Sunday, May 29, 2011

Memorial Day - Father Paul Houde

Father Paul Houde did not die while serving in the military, but I want to take the opportunity to remember a relative that served in the US Armed Forces and certainly was there amongst men who died. Father Paul Houde was born in 1911 in Nashua, NH to Joseph and Clara (nee Deschamps) Houde. Father Houde graduated from St. Anselm's College in Manchester, NH in 1934 and was ordained in 1938. Living a peaceful life on the small Catholic campus teaching classes and working with young adults in a collegiate setting, Father Houde joined the Army Chaplain Corps in 1942, first serving as chaplain on the Peterson air base in Colorado. From 1943 until 1945, Father Houde served in the Pacific with the 42nd Bomb Group of the 13th Air Force, nicknamed The Crusaders. When he returned to the states in December of 1945, he returned to St. Anselm's where he remained for the rest of his active life.

Many of us, myself included, think of one type of soldier when we envision the military. However, soldiers come in many shapes and forms and serve different important roles. The role of Chaplain can not be overlooked. Ministering to the sick and dying during a time of war is an unenviable position and I can only imagine what the experience was like for Father Houde and countless others like him.

On this Memorial Day I will be thinking of him along with the rest of the soldiers that served in our Armed Forces throughout the world and throughout our history.

FYI: Father Houde is my 1st cousin 2x removed. He was first cousins with my grandfather William D. Fields. Joseph and Clara Houde had 10 children, Ernest, Lelian, Irene, Florence, Antoinette, Alida, Raymond, Armand, Edgard, and Paul. Five of the 10 children were ordained in the Catholic Church. I know of Sister Alida Houde and Father Paul Houde, but I'm not sure which of the other children were in the ministry.

Thursday, May 26, 2011

Those Places Thursday

One of the main attractions to researching family history is thinking and dreaming about places that my relatives lived and worked. Was it better to live in 1840's Quebec or 1920's in Boston? Would I have wanted to be part of the French settlement group that helped build Port Royal, Nova Scotia or would I have been better off living in a small town in the heart of Sicily? I often think about those places and what my ancestors lived like, what they looked like, and wondered if they all knew that they were destined for distant shores. They all ended up in Boston, MA, but it took hundreds of years and voyages from countless countries to get them to Boston at one point in time. Lucky for me, they all made it and prospered just enough to keep the family going, for future generations to try and make a better life. Whether in the cold of a Canadian winter, battling the potato famine or running away from demons, they all came here for their reasons and we are all a product of their travails. That's what I think about on Those Places Thursday.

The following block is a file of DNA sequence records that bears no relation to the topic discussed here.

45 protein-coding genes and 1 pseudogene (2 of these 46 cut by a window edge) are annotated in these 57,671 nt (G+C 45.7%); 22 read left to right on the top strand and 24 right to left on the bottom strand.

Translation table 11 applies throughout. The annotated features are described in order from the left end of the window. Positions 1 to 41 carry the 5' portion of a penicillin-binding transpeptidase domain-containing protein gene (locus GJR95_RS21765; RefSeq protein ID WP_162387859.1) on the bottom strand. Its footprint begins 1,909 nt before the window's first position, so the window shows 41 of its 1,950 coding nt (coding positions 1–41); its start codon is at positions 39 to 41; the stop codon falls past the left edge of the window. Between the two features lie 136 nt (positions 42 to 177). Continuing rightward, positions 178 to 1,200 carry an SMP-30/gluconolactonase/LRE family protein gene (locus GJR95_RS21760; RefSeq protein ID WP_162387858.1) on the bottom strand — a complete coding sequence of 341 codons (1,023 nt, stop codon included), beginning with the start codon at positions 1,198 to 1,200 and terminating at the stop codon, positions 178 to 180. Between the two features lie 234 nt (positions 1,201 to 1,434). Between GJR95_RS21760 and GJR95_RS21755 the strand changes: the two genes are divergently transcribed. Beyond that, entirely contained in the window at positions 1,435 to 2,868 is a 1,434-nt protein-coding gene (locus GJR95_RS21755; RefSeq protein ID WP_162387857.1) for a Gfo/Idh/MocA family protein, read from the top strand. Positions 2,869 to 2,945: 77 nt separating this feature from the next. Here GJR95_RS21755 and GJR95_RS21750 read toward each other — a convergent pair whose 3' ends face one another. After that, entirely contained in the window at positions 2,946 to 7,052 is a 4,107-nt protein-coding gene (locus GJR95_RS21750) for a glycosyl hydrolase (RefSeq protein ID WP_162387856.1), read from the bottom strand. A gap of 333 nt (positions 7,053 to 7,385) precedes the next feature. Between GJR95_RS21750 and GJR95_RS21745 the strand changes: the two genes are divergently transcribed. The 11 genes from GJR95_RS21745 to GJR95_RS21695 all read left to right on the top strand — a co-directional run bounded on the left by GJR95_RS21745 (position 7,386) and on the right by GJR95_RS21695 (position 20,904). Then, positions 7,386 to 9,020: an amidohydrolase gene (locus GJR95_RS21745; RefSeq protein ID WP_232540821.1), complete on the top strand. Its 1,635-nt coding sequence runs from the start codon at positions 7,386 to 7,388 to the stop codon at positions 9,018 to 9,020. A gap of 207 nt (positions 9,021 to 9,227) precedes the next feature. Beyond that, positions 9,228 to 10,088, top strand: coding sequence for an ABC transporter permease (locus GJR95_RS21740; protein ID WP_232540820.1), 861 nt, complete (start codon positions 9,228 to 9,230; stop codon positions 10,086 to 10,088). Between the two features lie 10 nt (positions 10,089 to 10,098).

Port Royal, Nova Scotia, Canada
Mineo, Catania, Sicily, Italy
Boston, Massachusetts, United States
County Cork, Ireland

Wednesday, May 11, 2011

Wedding Wednesday - Alfred and Susan Belmonte

My great grandparents, Alfredo Salvatore Belmonte (b. 25 Oct 1901 Boston, MA d. 1964 Melrose, MA) and Susan (Susie) Beatrice (b. 14 Jan 1908 Swampscott, MA d. 22 Apr 1994 Melrose, MA) were married in 1925 when my Nana was 17 years old and Grandpa Alfred was 24. Alfred was born in Boston to Stephano Belmonte and Carmela Buchichio and Susie was born in Swampscott to Antonio Beatrice and Diomina Tammaro. They were the first people on my father's side that were born in the United States.

In 1925, they were all living in Revere, where Alfred and Susie stayed until they moved to Melrose in the 1950s. I never knew my Grandpa Alfred, but grew up with my Nana as a big part of my life. I miss her more and more all the time wishing I had asked her more questions about herself and her family.

Thursday, May 5, 2011

Trip to Ohio

Tonight we're going to visit my wife's family in Ohio. Her father is from New Philadelphia, OH, southeast of Akron/Canton, which is where we're flying into tonight. I've never been to Ohio, so I'm looking forward to the experience. We'll be staying in the town next to New Philadelphia, called Dundee, with my father-in-law's brother and we'll be taking a lot of daytrips. My wife is excited to take me into Amish Country and show me some of the local sights. And being the geek that I am, I can't wait. I'll be taking photographs along the way to chronicle our visit and I know we'll be stopping by some cemeteries to record some of my wife's ancestors.

Some of the family names I'll be searching for in Ohio are Evans, Jenkins, Kelly, and Gustafson.

Here's a map of where we're heading. I'll report back next week with some updates on my findings.

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